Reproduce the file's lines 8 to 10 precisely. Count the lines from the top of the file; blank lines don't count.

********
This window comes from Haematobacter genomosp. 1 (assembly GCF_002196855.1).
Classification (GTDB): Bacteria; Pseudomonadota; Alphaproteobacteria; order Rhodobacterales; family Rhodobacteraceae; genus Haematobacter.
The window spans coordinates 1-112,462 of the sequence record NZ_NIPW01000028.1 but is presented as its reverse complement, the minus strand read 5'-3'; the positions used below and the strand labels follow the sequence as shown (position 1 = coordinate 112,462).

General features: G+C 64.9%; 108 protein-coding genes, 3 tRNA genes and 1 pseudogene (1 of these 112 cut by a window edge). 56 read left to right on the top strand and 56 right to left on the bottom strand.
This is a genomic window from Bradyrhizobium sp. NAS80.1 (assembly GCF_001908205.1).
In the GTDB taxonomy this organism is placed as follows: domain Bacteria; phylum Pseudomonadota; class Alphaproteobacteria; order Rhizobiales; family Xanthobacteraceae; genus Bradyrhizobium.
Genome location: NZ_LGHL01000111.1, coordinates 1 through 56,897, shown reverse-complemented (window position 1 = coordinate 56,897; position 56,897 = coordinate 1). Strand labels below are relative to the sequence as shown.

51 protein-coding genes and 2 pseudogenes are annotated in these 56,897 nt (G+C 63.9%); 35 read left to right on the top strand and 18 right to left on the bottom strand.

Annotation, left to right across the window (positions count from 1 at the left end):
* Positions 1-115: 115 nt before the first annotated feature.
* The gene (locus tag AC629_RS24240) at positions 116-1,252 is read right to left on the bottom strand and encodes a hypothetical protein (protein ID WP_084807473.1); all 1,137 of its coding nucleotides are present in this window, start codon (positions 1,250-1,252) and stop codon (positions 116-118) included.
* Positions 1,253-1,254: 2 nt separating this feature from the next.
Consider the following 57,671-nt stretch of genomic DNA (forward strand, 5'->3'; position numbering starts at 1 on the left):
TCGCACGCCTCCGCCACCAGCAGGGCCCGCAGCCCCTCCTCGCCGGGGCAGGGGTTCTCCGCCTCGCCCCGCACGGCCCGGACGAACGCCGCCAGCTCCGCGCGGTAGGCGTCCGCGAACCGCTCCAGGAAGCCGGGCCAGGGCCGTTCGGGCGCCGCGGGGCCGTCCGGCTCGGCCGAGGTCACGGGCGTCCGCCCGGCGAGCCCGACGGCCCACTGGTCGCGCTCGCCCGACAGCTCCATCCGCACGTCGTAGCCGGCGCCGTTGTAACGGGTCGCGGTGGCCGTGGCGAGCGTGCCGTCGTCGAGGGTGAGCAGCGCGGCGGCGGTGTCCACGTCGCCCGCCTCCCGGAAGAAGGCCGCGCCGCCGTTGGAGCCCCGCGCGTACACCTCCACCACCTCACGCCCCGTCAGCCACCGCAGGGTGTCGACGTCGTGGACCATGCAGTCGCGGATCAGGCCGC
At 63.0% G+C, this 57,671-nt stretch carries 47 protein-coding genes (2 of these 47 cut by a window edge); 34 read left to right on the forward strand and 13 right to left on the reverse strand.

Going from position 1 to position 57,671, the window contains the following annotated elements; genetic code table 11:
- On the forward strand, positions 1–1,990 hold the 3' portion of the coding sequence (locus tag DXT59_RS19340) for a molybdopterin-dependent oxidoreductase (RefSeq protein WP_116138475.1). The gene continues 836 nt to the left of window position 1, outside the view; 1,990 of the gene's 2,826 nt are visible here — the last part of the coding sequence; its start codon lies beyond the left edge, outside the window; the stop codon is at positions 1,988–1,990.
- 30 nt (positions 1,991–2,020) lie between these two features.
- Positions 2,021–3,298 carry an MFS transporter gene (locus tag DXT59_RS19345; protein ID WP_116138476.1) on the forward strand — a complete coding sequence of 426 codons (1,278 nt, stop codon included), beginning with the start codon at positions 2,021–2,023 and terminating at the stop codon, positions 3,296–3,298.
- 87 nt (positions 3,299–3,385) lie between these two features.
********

51 protein-coding genes and 2 pseudogenes are annotated in these 56,897 nt (G+C 63.9%); 35 read left to right on the top strand and 18 right to left on the bottom strand.

Annotation, left to right across the window (positions count from 1 at the left end):
* Positions 1-115: 115 nt before the first annotated feature.